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Fair Copies

Fair Copies: Reproducing the English Lyric from Tottel to Shakespeare

Copyright Date: 2014
Pages: 248
  • Book Info
    Fair Copies
    Book Description:

    InFair Copies, Matthew Zarnowiecki argues that poetic production was re-envisioned during this period, which was rife with models of copying and imitation, to include reproduction as one of its inherent attributes.

    eISBN: 978-1-4426-6747-1
    Subjects: History, Language & Literature

Table of Contents

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  1. Front Matter
    (pp. i-vi)
  2. Table of Contents
    (pp. vii-viii)
  3. List of Illustrations
    (pp. ix-x)
  4. Acknowledgments
    (pp. xi-xii)
  5. A Note on the Text
    (pp. xiii-2)
  6. Introduction
    (pp. 3-21)

    Chidiock Tichborne is known for a single, eighteen-line poem. It was composed as he awaited execution for his part in the Babington Plot of 1586, an attempt to assassinate Queen Elizabeth. In explaining his actions, Tichborne claimed to have been a pawn, or a “silly housedove,” who fell in with the wrong crowd. His assessment was probably not far off, since the plot went to the highest levels, with encrypted messages passed between Anthony Babington and Mary, Queen of Scots, messages which were surreptitiously intercepted by Francis Walsingham, through the use of a double agent. Three poems and a letter...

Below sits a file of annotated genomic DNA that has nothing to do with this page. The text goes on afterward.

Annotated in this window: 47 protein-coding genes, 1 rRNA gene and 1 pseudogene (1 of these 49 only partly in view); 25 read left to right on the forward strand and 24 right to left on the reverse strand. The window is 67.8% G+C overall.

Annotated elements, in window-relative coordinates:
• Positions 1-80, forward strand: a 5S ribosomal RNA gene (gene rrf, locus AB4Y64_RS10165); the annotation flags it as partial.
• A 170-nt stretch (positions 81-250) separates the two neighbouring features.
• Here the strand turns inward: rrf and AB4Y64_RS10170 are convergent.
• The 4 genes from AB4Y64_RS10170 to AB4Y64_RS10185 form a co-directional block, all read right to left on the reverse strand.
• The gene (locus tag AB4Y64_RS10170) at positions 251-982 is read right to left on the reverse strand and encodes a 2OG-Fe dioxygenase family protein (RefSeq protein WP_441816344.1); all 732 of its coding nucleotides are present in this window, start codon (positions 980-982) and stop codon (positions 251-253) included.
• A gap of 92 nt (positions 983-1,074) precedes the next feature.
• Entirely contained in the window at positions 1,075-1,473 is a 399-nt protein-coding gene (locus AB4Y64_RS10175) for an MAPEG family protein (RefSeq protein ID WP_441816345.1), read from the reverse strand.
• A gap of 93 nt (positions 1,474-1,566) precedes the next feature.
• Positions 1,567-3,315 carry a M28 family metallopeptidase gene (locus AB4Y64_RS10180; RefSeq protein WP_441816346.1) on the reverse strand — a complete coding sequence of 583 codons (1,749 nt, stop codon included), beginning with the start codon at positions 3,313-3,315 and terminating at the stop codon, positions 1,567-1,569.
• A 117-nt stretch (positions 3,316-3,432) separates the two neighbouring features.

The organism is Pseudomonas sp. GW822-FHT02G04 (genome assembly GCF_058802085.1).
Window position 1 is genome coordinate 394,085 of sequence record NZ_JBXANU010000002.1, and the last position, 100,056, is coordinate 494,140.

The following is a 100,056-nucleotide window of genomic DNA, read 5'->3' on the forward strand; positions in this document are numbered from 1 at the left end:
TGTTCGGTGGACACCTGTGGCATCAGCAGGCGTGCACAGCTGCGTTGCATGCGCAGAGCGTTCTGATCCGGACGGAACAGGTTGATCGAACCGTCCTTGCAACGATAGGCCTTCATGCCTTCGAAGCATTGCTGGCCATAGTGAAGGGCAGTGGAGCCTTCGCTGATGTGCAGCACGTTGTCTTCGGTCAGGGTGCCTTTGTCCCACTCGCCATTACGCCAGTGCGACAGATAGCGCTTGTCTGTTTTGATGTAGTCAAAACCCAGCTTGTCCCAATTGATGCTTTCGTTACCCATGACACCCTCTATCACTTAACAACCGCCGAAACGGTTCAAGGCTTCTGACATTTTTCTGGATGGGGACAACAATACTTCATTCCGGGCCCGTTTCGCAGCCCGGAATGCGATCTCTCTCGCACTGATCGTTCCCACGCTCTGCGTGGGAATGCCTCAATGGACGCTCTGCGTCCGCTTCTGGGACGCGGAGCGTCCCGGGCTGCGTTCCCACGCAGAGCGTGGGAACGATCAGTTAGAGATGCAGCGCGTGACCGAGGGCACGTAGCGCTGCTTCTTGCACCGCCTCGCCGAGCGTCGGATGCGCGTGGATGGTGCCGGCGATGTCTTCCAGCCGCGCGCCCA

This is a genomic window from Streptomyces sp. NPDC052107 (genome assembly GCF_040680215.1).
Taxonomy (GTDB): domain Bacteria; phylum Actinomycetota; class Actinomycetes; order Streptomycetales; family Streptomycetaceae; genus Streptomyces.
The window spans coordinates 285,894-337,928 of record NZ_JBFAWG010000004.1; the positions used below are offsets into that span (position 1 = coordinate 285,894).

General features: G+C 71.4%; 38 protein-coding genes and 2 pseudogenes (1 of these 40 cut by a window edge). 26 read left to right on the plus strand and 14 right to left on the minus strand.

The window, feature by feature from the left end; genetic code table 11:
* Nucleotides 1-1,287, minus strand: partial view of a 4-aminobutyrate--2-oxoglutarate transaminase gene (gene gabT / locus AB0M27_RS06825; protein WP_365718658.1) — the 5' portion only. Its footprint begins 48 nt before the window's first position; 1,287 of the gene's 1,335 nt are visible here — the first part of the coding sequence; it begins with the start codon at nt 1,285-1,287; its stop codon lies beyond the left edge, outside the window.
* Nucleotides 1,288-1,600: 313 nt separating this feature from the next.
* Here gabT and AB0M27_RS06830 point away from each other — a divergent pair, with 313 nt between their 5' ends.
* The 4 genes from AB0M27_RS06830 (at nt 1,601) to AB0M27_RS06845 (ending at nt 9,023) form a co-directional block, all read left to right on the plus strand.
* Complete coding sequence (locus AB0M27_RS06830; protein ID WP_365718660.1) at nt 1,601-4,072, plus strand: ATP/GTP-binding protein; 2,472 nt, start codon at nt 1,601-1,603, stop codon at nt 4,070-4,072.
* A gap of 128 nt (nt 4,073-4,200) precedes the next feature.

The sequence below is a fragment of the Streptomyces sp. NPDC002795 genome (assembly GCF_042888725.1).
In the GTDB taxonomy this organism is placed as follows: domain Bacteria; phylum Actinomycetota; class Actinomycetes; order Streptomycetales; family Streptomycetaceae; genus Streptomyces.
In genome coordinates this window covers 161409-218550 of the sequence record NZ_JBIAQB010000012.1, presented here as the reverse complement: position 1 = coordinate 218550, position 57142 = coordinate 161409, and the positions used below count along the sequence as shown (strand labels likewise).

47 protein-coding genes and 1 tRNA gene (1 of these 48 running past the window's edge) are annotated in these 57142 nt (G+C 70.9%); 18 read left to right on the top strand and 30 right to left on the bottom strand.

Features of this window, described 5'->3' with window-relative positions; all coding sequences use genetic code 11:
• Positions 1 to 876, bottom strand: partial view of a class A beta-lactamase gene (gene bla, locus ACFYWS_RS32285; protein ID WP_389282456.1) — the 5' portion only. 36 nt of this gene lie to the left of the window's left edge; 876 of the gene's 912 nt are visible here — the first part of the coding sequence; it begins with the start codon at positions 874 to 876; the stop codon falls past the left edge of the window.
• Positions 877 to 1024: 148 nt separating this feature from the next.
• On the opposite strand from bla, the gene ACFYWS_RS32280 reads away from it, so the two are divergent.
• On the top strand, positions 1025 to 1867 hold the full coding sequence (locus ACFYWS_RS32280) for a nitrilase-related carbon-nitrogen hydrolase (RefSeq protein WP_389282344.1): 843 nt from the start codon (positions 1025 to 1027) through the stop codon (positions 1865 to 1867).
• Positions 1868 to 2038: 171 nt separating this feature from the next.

7. 1 The “vnquiet state” of the Lover: Richard Tottel’s Lyric and Legal Reproductions
    (pp. 22-46)

    In an article on fact-checkers in prominent newspapers and magazines, a dire warning appears: “Any error is everlasting … Once an error gets into print it will ‘live on and on in libraries carefully catalogued, scrupulously indexed … silicon-chipped, deceiving researcher after researcher down through the ages, all of whom will make new errors on the strength of the original errors, and so on and on into an exponential explosion of errata.’”¹ To anyone but fact-checkers and editors, this kind of claim may seem self-important and overblown. But editors traffic in error, and as David McKitterick has argued, the advent...